Insects are the most bewilderingly diverse and mind-numbingly numerous creatures on the planet. They occur everywhere from seashore to mountain top. They dominate the centre of virtually every ecological web imaginable. In fact, from an ecological point of view, it is arguable whether any of the iconic megafauna presented at the competition actually matters at all. Insects control the Earth. Insects ARE the wildlife of the Earth.

I challenge the judges of this most prestigious photography competition, to recognize this, and to reflect it in their choices in the future.

Wildlife Photographer of the Year 2012

For several years running, as BBC Wildlife‘s Bug Czar, I’ve managed to wangle an invite to the Wildlife Photographer of the Year award ceremony held up at the Natural History Museum. It’s a great bash — fantastic, subtly lit setting around the Diplodocus skeleton in the museum’s main atrium, interesting chat with photographers and the bods from the magazine and the environmental industry. Good food and stunning pictures.

I always have a slight moan about not many insect pictures. Although I had to shut up two years ago when a photo of leaf-cutter ants won the final overall prize. This year was even more pathetic — only two insect photographs, both flies, and one the stereotype of bad insect behaviour, a mosquito sucking blood from a bare arm.

Bill Oddie (he said, name-dropping), who was sitting one person away from me at table 18 was almost equally disparaging about all the pretty pictures of penguins and cheetahs and flamingoes. His gripe, and I follow him here, is that when people see pretty pictures of animals they feel good. But what they really need to see, even if they don’t want to, is pictures of the terrible destruction, desecration, corruption and dilution of nature. Then they’ll do something about it.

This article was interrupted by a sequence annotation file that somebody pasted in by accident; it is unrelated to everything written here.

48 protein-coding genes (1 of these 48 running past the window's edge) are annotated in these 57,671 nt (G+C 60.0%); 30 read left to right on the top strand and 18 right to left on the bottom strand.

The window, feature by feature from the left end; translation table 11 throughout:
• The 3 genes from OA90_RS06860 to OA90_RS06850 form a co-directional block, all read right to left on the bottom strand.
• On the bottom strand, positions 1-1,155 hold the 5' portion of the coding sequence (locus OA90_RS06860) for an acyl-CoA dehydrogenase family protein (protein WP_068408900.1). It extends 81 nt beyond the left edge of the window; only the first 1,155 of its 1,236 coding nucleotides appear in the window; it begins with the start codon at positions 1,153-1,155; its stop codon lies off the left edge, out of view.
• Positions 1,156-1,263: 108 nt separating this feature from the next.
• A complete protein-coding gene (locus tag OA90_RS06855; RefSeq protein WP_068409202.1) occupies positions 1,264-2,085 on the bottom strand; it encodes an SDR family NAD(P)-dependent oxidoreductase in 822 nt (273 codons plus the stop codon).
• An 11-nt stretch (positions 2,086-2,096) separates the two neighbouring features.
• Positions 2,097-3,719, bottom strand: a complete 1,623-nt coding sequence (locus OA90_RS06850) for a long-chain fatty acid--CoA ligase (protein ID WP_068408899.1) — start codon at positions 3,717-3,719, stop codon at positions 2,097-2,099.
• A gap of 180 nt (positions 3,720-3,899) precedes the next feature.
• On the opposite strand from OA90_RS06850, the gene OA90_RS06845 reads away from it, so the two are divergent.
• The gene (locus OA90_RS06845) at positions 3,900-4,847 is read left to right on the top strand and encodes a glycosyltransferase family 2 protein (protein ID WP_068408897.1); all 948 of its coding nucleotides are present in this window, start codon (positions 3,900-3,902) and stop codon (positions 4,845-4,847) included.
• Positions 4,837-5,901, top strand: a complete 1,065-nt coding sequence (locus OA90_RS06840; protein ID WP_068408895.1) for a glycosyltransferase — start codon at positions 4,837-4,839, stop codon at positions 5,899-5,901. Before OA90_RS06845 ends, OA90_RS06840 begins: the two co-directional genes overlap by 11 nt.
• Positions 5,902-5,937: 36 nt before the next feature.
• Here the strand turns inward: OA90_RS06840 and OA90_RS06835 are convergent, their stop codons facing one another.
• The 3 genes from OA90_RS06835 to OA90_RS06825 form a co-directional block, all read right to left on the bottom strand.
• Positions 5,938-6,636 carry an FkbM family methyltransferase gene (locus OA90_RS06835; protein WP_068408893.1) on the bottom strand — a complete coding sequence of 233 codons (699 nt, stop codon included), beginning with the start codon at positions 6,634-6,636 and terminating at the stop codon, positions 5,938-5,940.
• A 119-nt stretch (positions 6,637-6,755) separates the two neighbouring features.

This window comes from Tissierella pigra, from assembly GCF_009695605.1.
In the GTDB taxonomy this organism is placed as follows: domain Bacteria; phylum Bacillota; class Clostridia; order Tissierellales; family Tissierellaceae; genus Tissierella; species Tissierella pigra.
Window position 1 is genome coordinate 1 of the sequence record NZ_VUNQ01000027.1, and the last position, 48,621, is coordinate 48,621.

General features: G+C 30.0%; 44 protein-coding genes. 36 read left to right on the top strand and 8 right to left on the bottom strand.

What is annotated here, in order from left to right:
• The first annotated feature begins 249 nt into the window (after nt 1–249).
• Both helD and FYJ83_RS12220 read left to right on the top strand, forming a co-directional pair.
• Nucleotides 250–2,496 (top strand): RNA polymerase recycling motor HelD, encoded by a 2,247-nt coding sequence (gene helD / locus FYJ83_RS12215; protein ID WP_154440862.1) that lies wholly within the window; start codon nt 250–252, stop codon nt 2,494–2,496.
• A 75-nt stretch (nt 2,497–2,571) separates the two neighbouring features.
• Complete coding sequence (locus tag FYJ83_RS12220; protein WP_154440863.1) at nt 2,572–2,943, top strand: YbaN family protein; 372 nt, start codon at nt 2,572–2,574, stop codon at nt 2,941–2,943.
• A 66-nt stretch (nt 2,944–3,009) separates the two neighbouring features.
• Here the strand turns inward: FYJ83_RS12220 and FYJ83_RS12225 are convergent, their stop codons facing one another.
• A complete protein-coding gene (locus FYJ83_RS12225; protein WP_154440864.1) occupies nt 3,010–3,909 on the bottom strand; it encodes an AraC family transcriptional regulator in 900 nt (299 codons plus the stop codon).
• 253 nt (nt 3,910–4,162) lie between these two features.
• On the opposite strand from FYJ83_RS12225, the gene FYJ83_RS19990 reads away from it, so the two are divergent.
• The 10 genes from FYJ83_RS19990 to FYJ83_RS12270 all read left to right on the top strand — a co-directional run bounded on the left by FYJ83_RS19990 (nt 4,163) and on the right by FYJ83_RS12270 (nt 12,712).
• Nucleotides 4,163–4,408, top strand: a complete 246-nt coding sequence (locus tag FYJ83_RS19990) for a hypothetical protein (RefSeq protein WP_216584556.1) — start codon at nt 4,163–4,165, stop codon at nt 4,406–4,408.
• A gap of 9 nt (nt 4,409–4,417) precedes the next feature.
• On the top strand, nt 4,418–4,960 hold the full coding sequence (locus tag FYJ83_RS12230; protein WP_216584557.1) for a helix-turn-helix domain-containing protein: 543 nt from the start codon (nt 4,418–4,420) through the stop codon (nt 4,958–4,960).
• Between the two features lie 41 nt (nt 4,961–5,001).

It’s a difficult one. The competition is now so big, and for all its partners (BBC Wildlife, Natural History Museum and Veolia Environnement) it has become a prestigious showcase of wonderful pictures that are flashed all around the world. These are aspirational brands, rather than campaigning organizations, and they need feel-good images. A selection of pictures is available through the websites of The Guardian, MSN, or The Metro; they show some of the typical portraits.

There were some challenging images, the photojournalism themes showed harrowing pictures of rhino poaching and tiger rainforest destruction, there were bleak pictures of African wild dogs and melting ice floes. But during the presentation itself I felt slightly underwhelmed. This was partly because I find pretty pictures not so very interesting. It was also partly because of the format of the evening. We only got to see runner up and winner of each category — a small proportion of the pictures on show in the display gallery. But we had to wait until after the dinner and awards announcements before we were let into the exhibition hall to see the rest.

It was not always so; until 2010 the initial gathering always took place amidst the displayed pictures, and there was much commentary and debate about which photos might be winners, and why. Here was a chance to see all the cuddly mammals and awe-inspiring landscape pictures, and the disturbing ones too. There has always been a smattering of insect photos, which, by the very nature of getting close to a bug, are challenging or disturbing — much more likely to elicit the response “so what’s going on here, then”, rather than “wow, pretty”. To select 2 insects from over 48,000 entries seems a bit lame. Either the judges need to get their thinking right; or entomologists need to submit more pictures.